August 6, 2019 – Feast of the Transfiguration of Jesus
From the Gospel of Luke (9:28b-36)
Jesus took Peter, John, and James
and went up a mountain to pray.
While he was praying his face changed in appearance
and his clothing became dazzling white.
And behold, two men were conversing with him, Moses and Elijah,
who appeared in glory and spoke of his exodus
that he was going to accomplish in Jerusalem.
Peter and his companions had been overcome by sleep,
but becoming fully awake,
they saw his glory and the two men standing with him.
As they were about to part from him, Peter said to Jesus,
“Master, it is good that we are here;
let us make three tents,
one for you, one for Moses, and one for Elijah.”
But he did not know what he was saying.
While he was still speaking,
a cloud came and cast a shadow over them,
and they became frightened when they entered the cloud.
Then from the cloud came a voice that said,
“This is my chosen Son; listen to him.”
After the voice had spoken, Jesus was found alone.
They fell silent and did not at that time
tell anyone what they had seen.
In the biblical tradition, mountains were known to be sacred places where one can encounter the divine or feel the presence of the Lord. In the time of Jesus, this belief was very strong and thus, the gospels would tell us how Jesus spent his time despite his hectic schedule in teaching and healing the sick just to go up to the mountain to “pray.” Yes, Jesus would go up to the mountain to pray, to commune with God, to relate with God more intimately. Mountains became a powerful symbol of the divine, of an encounter with God. This is a tradition handed down to us as we would usually find our retreat houses on the mountaintops. Because of our experiences of being there to encounter the divine, we are renewed and refreshed, energized and strengthened in responding to what God is inviting us to do as Christians.
Indeed, this is the very experience of Jesus and his three disciples – Peter, James and John. That experience on the mountain was in fact an extraordinary experience. What had been revealed to the disciples was the “transfiguration” of Jesus. The face of Jesus was changed in appearance and his clothing became dazzling white. The three of them were more surprised when a cloud, a symbol of a holy presence, covered them. They were more terrified by that event. Only later that realization came, that that experience was a holy and privileged one. It was a glimpse of the true identity of Jesus as true God and a preview of his glorious resurrection.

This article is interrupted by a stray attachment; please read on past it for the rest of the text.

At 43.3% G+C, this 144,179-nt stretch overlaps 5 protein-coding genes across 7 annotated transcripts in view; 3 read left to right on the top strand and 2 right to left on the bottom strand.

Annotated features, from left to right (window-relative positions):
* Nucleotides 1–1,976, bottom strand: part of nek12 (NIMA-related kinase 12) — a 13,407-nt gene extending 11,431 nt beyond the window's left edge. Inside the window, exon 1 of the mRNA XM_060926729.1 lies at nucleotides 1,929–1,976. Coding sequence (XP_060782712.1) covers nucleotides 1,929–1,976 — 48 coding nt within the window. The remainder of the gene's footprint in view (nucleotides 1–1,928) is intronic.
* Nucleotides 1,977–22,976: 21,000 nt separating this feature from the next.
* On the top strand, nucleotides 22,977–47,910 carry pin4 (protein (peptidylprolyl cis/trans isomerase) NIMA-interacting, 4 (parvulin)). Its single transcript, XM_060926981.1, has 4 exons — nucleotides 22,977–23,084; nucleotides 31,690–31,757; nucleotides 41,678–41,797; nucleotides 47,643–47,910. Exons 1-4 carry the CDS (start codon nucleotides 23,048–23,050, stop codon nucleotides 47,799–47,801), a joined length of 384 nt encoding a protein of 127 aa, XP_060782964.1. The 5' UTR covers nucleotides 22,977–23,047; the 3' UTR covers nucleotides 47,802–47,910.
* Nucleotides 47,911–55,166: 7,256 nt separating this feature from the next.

But one could wonder, why would Jesus allow the three to see in advance or have a foretaste of the glorious resurrection? The voice that came from the clouds would tell us something. That mysterious voice says, “This is my chosen son; listen to him.”
That voice tells the three that Jesus is indeed the chosen one, he is the Christ, the Messiah that they have been waiting for – the BELOVED ONE to whom they should LISTEN! The disciples are told to LISTEN to Jesus and to follow him in this life. They are told to listen to the life that Jesus will show them and that life entails struggles, suffering, pain and even death but there will be also joy, happiness, and peace in the glorious resurrection.
And indeed, as they listened and followed Jesus, these fishermen turned into fishers of men. From being fearful and doubtful followers of Jesus they have become dedicated apostles and preachers of the Gospel. By listening to the Lord, they were transformed and converted into new persons.
THIS IS NOW THE MESSAGE, THE CALL THAT IS BEING OFFERED TO US – that each of us and as a community we are called to JOURNEY WITH GOD. And by journeying with God, it is very essential that WE LISTEN TO GOD, in listening to his Word. God is telling us now, “Hey, listen to me and be my herald of the good news, be my gossiper of the gospel to others!”
We are able to do that when we truly learn how to “pray and listen.” Remember, Jesus went up to the mountain to pray and through prayer he was transfigured. The disciples too where praying and it was through their prayer that they were made aware of that mysterious event in their lives. So it means that we too, are called to “pray and to listen,” to commune with God and to relate with God more intimately through our prayer. It is only when we become reflective and prayerful that we also become aware of the people around us. We become more connected with God and with others.
Transfiguration becomes a reality in us when we see and recognize the face of God in our brothers and sisters, when we learn and take the courage to watch out for those who feel unrecognized, to give a room for the stranger, to listen to those who are troubled and hear the cry of those who are desperate in life, to walk with those who are afraid and those whose hearts are broken and to give a helping hand to those who stumbled. Through these, we become a community centered on the Eucharist that is welcoming, embracing, loving and forgiving that may hopefully move to gradually transform ourselves into the way God wants us to be. Hinaut pa!